Predictive Analytics—The Future of Health Care?
OPINION- Many industries and organizations mine their data and employ predictive analytics to provide better services and to enhance their bottom lines. Such analytics may be as simple as being able to predict that a restaurant might sell more breakfast sandwiches on a Monday, compared to a Sunday, depending upon the history of its customers’ purchases in the locale in which it operates.
The analytics might be as complicated as being able to determine what flights that a passenger whose flight is delayed at an airport might prefer to take later, given the passenger’s flying history and depending upon the actual length of the delay and the alternative future flight connections, given the proposed occupancy rates for the other planes. What later flight might a passenger want to take on the same airline or other airlines, or will the passenger decide to leave tomorrow or not at all?
One of the basic elements necessary for good predictive analytics is quality, clean data. It is often said that data analytics is only as good as the data that an entity seeks to analyze and the form in which it exists.
Our healthcare organizations have considerable amounts of data. This data holds the promise for many types of predictive analytics. For example, in a city the size of Seattle (about 650,000 people), if 15 individuals presented with strange flu-like symptoms at 15 different providers and health systems in a particular week, and no provider or health system knew of the other 14 patients, not much might be thought of the situation and little predictive analytics might be performed. If in the second week, there were another 30 patients presenting to some of the same providers and to some new and different ones, a problem with this type of flu would be recognized much sooner if all were instead reporting to one entity immediately or, better yet, if all had interoperable medical records from which a public health department would get this information instantaneously. That is, if there was no delay in reporting, the information could be available sooner for predictive analytics which might be able to determine where the flu started in Seattle and what areas of the city are likely to see more cases.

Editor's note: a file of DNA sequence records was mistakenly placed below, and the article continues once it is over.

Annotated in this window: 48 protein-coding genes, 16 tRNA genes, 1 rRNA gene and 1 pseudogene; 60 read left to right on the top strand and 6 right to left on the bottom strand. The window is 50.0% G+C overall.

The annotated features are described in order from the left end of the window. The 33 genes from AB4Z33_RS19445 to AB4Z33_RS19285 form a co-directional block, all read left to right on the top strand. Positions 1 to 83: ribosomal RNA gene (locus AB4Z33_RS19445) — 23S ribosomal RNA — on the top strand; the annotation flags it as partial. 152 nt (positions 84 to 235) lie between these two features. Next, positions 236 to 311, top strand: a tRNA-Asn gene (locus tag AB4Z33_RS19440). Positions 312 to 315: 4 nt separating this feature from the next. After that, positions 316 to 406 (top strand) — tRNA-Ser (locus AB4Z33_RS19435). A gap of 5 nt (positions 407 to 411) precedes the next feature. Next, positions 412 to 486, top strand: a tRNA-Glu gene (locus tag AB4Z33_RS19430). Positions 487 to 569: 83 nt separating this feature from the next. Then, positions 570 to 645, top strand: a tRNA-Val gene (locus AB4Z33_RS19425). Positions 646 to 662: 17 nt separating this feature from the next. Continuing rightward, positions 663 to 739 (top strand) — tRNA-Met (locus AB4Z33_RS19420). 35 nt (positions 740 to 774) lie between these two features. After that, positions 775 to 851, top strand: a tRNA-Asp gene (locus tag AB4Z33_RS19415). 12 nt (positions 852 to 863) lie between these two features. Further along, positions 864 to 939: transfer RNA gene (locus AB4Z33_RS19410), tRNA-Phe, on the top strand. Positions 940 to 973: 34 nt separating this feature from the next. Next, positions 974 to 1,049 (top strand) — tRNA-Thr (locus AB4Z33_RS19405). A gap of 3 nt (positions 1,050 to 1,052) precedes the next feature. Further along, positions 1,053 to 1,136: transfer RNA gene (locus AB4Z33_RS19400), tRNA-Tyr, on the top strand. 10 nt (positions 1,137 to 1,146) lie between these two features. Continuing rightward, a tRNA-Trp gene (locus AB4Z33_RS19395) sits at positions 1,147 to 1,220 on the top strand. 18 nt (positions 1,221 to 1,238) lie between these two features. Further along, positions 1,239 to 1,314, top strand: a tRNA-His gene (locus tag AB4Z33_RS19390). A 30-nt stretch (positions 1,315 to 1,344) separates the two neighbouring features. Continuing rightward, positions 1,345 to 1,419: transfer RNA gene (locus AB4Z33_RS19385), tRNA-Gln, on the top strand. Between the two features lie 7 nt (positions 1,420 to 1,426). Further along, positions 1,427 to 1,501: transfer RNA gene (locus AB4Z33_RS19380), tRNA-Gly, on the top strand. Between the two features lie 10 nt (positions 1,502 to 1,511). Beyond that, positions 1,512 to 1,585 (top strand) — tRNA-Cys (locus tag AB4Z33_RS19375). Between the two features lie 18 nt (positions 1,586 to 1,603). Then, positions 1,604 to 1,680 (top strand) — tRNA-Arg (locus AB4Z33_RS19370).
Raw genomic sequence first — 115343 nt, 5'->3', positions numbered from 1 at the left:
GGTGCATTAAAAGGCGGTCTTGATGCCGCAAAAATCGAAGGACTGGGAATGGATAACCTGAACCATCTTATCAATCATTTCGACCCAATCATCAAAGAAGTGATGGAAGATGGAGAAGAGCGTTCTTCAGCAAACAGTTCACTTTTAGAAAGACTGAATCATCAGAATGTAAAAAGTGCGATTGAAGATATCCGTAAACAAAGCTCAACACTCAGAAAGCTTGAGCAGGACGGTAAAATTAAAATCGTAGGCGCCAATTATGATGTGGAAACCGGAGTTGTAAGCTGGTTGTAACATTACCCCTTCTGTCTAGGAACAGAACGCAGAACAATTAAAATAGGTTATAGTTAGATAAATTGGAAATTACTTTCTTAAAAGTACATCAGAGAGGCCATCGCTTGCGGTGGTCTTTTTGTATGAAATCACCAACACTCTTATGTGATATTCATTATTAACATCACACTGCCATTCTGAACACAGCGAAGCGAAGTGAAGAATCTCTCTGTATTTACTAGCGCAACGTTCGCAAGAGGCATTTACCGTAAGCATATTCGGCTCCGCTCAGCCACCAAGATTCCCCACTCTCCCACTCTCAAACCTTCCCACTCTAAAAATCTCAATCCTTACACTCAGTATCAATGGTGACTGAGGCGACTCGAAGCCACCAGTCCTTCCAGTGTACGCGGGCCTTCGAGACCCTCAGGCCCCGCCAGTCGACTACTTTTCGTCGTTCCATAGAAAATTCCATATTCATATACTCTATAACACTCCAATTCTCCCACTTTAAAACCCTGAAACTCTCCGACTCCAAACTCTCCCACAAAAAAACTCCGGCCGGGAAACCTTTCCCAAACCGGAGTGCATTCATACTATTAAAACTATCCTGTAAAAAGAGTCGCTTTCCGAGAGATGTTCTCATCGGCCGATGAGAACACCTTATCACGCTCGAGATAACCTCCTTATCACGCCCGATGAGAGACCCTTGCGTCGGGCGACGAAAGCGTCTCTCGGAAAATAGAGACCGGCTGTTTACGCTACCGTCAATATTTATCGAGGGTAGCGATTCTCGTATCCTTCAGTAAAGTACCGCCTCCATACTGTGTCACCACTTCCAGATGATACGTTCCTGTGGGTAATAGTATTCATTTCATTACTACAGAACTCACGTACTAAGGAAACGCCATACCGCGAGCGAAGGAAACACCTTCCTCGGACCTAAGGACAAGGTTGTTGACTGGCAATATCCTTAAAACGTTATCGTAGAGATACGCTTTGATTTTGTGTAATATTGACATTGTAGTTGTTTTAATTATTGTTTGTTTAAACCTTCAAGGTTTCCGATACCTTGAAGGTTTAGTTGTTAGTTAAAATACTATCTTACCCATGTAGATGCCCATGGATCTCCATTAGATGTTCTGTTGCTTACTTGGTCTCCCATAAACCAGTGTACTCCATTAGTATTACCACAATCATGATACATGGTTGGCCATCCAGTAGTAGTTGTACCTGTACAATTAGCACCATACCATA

Clinical research typically takes a long time. One has to design a study, recruit subjects, conduct the research over a period of time, often years, analyze the data, pen an article, have it peer reviewed, and then publish the findings of the research study. The whole process can take many years.
Today, much clinical research is done with existing data. For example, if you wanted to determine the effectiveness of a particular form of pharmacological treatment for a particular disease, you might look at people who have had that disease in the past, what drugs they were prescribed, in what doses, when, and how long they took the drugs, and how they responded. From this data, you might be able to “predict” the effectiveness of the drug in treating a particular patient. It sounds too simple, and of course, it is.
On October 27, 2014, I had the pleasure of being able to attend the UK’s program on ePrescribing for National Health Service Hospitals. One of the presenters, Will Dixon of
the Farr Institute and the University of Manchester, hosted a session on Big Data and Data Analytics, one of my favorite topics. He noted the importance of having quality, clean, and consistent data. “Assuming” that all the data is there, he posited many questions about that data that can make its usefulness in predictive analytics somewhat problematic. Taking and expanding on his observations, one might identify at least the following issues with data in this context:
1. When was a person actually diagnosed with the disease?
2. When did the person actually have the disease?
3. If the patient was prescribed a drug, what were the dose and its frequency?
4. When did the patient start taking the drug?
5. What was the patient’s gender, weight, and other characteristics?
6. Did the patient really take the drugs as prescribed? Did the patient take all of them, part of them, or none of them?
7. Was the drug regimen interrupted or changed, and if so, when and how?
8. When did the patient’s symptoms for the disease start to subside; how do we know that?
9. If the patient was in a hospital and discharged, when was he or she next observed, if at all, and what was the result of that observation?
These are only part of the questions that one might ask about the data. Obviously, it is important to not only have the data, but also to have it recorded consistently to enable it to be sliced and diced by researchers and for others to be able to compare similar patients with comparable drug regimens. If you cannot make those comparisons with all of the data, it might be necessary to do a data analysis for different data sets. One might need to do an analysis on many different data sets for comparability purposes for an analysis to be useful and for the predictive analytics to be truly predictive in nature. An individual may respond to a lower dose of a drug than another person. A higher dose may result in greater toxicity for one person, but not another. The drug may not even be effective for a person at all.
Would it not be good if your clinician had this information? You might want this information in a patient-centered cross-collaborative care environment or in any environment. It would not involve enlisting people for a specific type of clinical trial, as mentioned above, but might be accomplished by mining existing data. But will the data be there in a form from which there can be useful predictive analytics?